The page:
For the flow meter, I recommend either a high quality turbine type or a magmeter. The magmeter is more expensive but requires no maintenance and is more accurate, especially if your plant does not have a long straight length of piping in which to install the flow meter. It is very important that the supply and return chilled water temperature sensors be precisely calibrated. I recommend installing them close enough together and/or with leads long enough to permit periodic calibration in the same ice water bath. Remember, for calculating plant efficiency, the actual temperature of the chilled water is not as important as the difference between the supply and return temperatures. By calibrating the two sensors in a single water bath so that they read exactly the same temperatures, you can be certain the plant output calculation will be accurate.

The plant or building digital controls can be employed to read the values and make the calculations necessary to determine the plant efficiency in terms of kW/ton or C.O.P. By self-installing the equipment and assisting or completing connection to the building control system, you should be able to get the required instrumentation installed and operating to provide plant efficiency for several thousand dollars or less. I recommend that a display screen be installed in the chiller plant so that operators have direct access to plant operating efficiency at all times.


With a real-time efficiency reading for your plant, one of your first activities should be to see how your plant compares with a benchmark so you can plot the right course toward improving its efficiency. The figure below is a rating system we use for centrifugal chiller plants. Since centrifugal chillers are more efficient than other types of chillers, you may need to adjust this scale upward about 0.05 to 0.10 kW/ton for screw or scroll compressors and about double that for reciprocating compressors. You may also wish to make some adjustment for your local climate. If you are located in the Southeast US, your annual average kW/ton will be a little higher and if you are located in a temperate climate such as the Pacific Northwest, it will be a little lower.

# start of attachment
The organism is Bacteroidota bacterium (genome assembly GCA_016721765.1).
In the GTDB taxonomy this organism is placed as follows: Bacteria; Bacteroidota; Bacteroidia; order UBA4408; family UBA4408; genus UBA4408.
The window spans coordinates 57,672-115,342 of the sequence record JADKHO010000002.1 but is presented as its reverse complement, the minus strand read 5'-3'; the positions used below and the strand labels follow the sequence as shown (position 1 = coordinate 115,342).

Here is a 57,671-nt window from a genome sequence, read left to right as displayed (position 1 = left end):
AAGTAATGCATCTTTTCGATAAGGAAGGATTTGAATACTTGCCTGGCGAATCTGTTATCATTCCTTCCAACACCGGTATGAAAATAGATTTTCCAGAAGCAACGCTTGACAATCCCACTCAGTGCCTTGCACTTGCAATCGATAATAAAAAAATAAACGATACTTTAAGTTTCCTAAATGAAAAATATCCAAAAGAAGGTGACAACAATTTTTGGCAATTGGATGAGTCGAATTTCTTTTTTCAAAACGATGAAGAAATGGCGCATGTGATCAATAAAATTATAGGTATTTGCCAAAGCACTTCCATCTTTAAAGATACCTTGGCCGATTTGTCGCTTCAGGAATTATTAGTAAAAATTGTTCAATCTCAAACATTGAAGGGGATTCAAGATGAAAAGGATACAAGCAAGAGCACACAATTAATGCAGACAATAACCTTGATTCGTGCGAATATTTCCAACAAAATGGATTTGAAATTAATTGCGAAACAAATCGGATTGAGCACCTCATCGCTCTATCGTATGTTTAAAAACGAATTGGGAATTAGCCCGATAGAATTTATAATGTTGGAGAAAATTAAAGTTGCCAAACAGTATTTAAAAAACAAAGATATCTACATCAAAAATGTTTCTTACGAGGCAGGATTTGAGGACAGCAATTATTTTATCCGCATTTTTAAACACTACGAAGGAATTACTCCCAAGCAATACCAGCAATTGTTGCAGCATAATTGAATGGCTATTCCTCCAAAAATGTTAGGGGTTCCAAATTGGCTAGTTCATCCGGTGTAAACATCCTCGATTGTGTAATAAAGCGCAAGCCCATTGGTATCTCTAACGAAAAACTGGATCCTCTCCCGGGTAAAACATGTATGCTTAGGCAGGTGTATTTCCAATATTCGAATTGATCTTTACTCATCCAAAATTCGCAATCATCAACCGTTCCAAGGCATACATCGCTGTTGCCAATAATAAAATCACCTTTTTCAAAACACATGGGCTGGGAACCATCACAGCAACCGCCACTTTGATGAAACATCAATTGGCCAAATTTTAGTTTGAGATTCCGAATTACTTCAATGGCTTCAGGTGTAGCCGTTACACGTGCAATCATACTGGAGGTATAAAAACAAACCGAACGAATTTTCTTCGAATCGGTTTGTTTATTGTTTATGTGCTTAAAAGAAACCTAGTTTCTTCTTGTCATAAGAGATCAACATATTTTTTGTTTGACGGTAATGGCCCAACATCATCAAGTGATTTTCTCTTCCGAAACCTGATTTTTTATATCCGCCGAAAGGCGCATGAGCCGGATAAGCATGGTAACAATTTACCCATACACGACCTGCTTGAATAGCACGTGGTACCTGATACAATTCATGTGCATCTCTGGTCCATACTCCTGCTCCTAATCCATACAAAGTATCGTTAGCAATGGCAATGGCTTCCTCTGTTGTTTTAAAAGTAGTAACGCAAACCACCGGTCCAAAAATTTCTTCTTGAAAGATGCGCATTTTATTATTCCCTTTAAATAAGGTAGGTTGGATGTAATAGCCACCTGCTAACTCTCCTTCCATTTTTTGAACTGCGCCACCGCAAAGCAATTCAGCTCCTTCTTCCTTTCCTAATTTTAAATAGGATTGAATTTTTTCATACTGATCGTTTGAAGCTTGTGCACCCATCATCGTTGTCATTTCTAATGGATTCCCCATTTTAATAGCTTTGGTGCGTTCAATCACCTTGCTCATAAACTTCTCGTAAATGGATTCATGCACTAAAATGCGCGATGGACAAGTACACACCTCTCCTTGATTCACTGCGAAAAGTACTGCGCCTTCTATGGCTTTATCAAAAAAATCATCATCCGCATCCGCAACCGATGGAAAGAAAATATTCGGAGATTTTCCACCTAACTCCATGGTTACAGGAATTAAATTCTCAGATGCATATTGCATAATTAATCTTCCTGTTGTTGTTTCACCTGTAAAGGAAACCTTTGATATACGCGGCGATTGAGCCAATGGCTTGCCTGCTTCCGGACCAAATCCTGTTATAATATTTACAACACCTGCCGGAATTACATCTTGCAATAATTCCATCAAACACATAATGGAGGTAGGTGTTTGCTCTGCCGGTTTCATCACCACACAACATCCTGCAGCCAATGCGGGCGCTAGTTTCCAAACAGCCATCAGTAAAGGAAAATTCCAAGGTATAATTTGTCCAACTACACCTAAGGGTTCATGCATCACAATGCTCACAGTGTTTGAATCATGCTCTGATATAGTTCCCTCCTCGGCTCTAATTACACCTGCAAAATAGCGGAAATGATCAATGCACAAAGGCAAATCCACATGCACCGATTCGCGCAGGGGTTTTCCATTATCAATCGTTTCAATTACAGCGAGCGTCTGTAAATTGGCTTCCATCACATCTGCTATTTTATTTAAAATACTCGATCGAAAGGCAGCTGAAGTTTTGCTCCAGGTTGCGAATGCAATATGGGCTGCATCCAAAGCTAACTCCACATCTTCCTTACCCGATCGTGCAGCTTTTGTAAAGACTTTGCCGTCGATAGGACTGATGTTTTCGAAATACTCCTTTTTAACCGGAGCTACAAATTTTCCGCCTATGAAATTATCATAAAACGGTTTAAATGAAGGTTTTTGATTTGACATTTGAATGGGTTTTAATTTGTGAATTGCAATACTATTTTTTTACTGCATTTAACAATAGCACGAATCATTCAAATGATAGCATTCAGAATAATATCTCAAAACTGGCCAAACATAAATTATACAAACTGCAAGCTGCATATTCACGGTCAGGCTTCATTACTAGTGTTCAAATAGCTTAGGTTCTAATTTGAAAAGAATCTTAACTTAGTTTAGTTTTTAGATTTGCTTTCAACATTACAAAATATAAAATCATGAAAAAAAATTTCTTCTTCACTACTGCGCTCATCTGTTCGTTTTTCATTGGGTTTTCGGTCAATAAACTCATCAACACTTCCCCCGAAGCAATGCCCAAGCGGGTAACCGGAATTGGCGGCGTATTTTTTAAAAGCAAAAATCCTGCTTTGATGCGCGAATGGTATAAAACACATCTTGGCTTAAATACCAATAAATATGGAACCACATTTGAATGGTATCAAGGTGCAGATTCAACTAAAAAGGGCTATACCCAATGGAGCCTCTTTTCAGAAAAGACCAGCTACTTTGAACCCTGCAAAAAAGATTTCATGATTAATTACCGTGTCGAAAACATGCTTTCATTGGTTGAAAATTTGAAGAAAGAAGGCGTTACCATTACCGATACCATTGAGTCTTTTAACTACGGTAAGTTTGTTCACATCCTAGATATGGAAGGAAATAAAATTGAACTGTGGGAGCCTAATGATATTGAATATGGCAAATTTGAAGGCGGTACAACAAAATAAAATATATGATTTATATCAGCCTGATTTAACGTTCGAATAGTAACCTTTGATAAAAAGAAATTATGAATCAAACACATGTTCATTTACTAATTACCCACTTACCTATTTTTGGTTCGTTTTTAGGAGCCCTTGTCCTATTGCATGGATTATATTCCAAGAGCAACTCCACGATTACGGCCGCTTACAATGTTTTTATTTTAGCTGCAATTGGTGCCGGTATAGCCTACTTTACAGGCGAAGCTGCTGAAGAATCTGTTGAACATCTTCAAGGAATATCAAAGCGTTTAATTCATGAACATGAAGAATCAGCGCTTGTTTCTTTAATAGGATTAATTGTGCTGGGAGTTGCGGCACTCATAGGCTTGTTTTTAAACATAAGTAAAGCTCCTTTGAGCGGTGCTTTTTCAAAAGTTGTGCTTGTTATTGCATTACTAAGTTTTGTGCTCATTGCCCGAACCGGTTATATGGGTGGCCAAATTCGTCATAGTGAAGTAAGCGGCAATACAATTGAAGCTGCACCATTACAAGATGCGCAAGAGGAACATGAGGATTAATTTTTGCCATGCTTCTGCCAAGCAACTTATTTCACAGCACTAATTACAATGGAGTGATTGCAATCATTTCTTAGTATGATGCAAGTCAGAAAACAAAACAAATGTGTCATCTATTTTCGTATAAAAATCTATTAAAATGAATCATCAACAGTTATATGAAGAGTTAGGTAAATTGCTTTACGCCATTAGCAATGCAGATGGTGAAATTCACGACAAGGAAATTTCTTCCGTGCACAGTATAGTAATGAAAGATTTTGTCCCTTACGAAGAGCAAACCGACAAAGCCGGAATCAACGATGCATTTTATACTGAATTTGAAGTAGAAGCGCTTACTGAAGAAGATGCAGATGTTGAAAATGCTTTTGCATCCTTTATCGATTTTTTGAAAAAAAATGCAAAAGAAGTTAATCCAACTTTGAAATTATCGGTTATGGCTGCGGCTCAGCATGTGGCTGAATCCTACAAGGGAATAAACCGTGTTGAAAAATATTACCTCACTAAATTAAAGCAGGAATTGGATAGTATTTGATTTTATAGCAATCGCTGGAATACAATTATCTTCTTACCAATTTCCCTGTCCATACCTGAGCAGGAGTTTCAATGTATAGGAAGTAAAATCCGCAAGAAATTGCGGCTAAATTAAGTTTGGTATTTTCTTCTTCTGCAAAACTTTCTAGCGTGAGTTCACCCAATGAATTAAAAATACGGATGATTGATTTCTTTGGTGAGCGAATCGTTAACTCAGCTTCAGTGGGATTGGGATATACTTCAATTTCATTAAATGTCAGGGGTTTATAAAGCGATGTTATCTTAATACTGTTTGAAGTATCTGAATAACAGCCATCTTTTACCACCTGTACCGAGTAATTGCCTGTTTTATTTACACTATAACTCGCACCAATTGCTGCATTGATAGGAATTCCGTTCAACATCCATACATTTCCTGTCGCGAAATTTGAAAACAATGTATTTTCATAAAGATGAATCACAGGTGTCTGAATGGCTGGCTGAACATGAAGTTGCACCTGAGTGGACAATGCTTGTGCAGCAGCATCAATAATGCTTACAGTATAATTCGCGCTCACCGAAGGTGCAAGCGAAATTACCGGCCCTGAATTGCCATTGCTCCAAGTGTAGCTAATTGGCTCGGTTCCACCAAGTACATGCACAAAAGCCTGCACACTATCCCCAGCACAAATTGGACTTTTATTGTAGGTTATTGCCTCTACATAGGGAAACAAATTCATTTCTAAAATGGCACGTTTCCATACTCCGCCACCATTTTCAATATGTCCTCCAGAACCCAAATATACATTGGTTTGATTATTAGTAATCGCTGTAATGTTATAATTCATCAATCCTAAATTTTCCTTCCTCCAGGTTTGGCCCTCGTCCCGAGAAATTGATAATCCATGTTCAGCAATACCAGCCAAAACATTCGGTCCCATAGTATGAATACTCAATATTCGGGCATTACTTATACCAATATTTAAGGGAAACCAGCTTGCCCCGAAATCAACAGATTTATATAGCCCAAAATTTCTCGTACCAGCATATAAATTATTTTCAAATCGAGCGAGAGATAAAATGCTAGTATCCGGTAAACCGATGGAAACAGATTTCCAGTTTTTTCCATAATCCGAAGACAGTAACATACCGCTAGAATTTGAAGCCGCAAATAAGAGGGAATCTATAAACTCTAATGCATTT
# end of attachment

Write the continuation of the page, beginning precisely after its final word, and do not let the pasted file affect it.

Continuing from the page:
Average annual chiler plant efficiency in kw/ton (COP) Chart

As shown in the above Figure, any chiller plant that operates continuously above about 1.0 kW/ton (before chiller and climate adjustments) is in need of improvement. A plant operating in the red range of the Figure can almost always incorporate improvements cost effectively. The place to start is in trying new operations strategies.


If the comparison of your plant's efficiency with the above benchmark shows it to be operating well into the red zone, you may wish to start immediately to consider certain redesign or upgrade options. However, if it is operating only a few tenths of a kW/ton higher than the benchmark, I recommend you work on improving operations to bring that value down. With efficiency monitoring, it is a simple task to improve your plant operations. Consider determining when a chiller should be added or shed. If the efficiency is improved when you add a chiller, you should add the chiller sooner. If efficiency falls, you have added the chiller too soon. You can similarly work with tower and tower fan operation, and you can see what effect adjusting chilled water supply temperature has during lower load periods. However, keep in mind that adjusting the chilled water temperature may affect the pumping power requirements that are not included in chilled water plant efficiency monitoring.


Once you have some experience with improving operations, it may be time to explore more fundamental changes if you plant is still operating in the red zone much of the time. My experience is that a plant operating in the red zone can almost always be improved cost effectively. Outside help is probably the best way to proceed at this point as your organization will benefit from the fresh thinking it provides. And remember, control improvements are almost always the most cost effective improvements. Unless the equipment is reaching the end of its operating life, it is almost never wise or necessary to replace equipment to get the plant efficiency under control!

Additional information on technologies discussed in this article is available at . Comments and questions about the article may be addressed to Mr. Hartman at